news from the lab 2015

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Electroengineering



Results 1 - 4 of 4.


Earth Sciences - Electroengineering - 11.12.2015
Upside-down lightning strikes
Upside-down lightning strikes
11.12.15 - Upward lightning strikes initiate on the ground and head skyward. These discharges, which usually begin at the top of tall and slender structures, pose a real risk for wind turbines.

Electroengineering - 10.11.2015
Going back in time to locate short circuits in power grids
Going back in time to locate short circuits in power grids
10.11.15 - EPFL researchers have come up with a method to determine the exact location of short circuits in a power grid. This is an important step towards operating complex power grid topologies that enable the massive integration of renewable energy resources. When a high-voltage power line is damaged by wind, ice or a tree, electricity utilities must quickly find the fault location and repair it to meet the power quality requirements or avoid cascade blackout.

Physics - Electroengineering - 21.09.2015
Tiny magnets mimic steam, water and ice
Tiny magnets mimic steam, water and ice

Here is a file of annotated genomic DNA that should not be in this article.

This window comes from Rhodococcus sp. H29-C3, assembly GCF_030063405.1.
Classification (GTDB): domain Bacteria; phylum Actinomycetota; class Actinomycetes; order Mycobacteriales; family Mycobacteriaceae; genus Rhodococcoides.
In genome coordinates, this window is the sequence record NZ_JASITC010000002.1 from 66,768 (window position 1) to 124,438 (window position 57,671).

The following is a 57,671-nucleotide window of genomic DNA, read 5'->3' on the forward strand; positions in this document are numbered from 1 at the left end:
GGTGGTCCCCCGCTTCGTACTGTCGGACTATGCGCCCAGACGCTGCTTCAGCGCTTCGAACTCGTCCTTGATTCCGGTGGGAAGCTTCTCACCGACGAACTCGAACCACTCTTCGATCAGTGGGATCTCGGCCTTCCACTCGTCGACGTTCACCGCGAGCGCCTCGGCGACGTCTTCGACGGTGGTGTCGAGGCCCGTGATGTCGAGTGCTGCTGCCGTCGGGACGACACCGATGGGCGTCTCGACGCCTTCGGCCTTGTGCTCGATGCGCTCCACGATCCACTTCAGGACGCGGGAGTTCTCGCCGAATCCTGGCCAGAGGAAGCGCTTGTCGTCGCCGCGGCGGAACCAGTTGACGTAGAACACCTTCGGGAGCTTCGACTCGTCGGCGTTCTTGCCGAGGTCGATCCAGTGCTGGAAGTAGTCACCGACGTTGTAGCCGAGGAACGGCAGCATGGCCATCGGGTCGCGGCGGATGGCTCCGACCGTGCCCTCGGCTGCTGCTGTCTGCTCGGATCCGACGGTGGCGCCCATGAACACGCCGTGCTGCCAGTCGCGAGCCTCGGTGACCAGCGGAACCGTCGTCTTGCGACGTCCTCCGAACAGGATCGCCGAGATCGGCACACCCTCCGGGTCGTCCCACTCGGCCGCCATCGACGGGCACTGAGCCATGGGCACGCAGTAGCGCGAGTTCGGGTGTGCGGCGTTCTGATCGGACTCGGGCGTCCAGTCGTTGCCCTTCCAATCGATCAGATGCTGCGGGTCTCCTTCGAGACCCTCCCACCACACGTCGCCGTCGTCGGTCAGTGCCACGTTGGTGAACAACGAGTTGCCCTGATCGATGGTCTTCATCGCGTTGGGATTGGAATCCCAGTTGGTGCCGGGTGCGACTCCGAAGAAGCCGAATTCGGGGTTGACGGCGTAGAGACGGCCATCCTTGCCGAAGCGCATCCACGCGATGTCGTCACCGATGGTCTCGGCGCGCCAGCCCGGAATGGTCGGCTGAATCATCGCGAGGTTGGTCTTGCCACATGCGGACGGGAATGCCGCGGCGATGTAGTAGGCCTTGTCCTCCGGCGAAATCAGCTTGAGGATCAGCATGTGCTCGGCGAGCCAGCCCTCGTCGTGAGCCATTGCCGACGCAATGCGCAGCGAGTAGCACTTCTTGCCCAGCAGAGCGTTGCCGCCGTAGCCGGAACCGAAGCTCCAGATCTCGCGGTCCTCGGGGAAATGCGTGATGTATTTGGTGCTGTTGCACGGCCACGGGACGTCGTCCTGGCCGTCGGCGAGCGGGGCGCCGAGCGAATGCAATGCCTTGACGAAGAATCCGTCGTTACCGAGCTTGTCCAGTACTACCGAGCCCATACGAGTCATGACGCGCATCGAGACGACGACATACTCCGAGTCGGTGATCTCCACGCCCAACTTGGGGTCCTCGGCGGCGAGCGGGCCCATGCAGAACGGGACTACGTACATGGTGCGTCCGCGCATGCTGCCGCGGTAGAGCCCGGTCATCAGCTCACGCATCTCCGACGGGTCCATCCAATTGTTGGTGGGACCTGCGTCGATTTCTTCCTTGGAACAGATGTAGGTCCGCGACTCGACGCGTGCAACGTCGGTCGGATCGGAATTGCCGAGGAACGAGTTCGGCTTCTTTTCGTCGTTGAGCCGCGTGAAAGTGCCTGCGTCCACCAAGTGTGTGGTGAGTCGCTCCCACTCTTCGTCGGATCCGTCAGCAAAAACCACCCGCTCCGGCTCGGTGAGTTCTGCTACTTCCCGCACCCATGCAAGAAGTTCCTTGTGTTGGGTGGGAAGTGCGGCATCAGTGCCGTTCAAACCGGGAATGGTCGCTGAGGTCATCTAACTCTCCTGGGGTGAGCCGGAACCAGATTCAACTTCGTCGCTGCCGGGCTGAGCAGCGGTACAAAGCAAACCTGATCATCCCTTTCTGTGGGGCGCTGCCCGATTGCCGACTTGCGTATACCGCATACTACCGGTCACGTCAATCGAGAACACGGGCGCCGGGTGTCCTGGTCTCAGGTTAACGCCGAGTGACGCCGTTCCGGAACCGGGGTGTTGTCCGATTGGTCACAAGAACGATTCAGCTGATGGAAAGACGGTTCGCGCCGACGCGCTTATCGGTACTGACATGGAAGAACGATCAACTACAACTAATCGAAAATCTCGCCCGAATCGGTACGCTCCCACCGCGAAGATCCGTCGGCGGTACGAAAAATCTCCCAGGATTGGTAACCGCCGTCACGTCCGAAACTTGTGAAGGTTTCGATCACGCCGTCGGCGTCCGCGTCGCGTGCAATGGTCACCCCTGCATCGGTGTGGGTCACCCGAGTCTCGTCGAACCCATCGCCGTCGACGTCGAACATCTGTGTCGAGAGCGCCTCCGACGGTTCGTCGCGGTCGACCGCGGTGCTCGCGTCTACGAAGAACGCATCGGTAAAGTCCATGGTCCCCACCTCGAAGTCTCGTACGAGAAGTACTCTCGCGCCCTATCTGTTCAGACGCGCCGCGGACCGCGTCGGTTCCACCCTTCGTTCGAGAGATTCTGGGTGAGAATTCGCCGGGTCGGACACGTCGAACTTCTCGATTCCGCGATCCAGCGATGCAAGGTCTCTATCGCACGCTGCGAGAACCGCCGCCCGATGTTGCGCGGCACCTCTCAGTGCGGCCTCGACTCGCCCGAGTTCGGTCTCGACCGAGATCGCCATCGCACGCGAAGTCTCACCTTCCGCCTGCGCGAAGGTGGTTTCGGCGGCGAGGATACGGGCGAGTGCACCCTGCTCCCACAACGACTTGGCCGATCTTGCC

Researchers at the Paul Scherrer Institute (PSI) created a synthetic material out of 1 billion tiny magnets. Astonishingly, it now appears that the magnetic properties of this so-called metamaterial change with the temperature, so that it can take on different states; just like water has a gaseous, liquid and a solid state.

Electroengineering - 28.01.2015
Electronic circuits with reconfigurable pathways closer to reality
Electronic circuits with reconfigurable pathways closer to reality
Multitasking circuits capable of reconfiguring themselves in real time and switching functions as the need arises - this is the promising application stemming from a discovery made at EPFL and published. Other potential uses: miniaturising our electronic devices and developing resilient circuits. Will it be possible one day to reconfigure electronic microchips however we want, even when they are in use? A recent discovery by a team at EPFL suggests as much.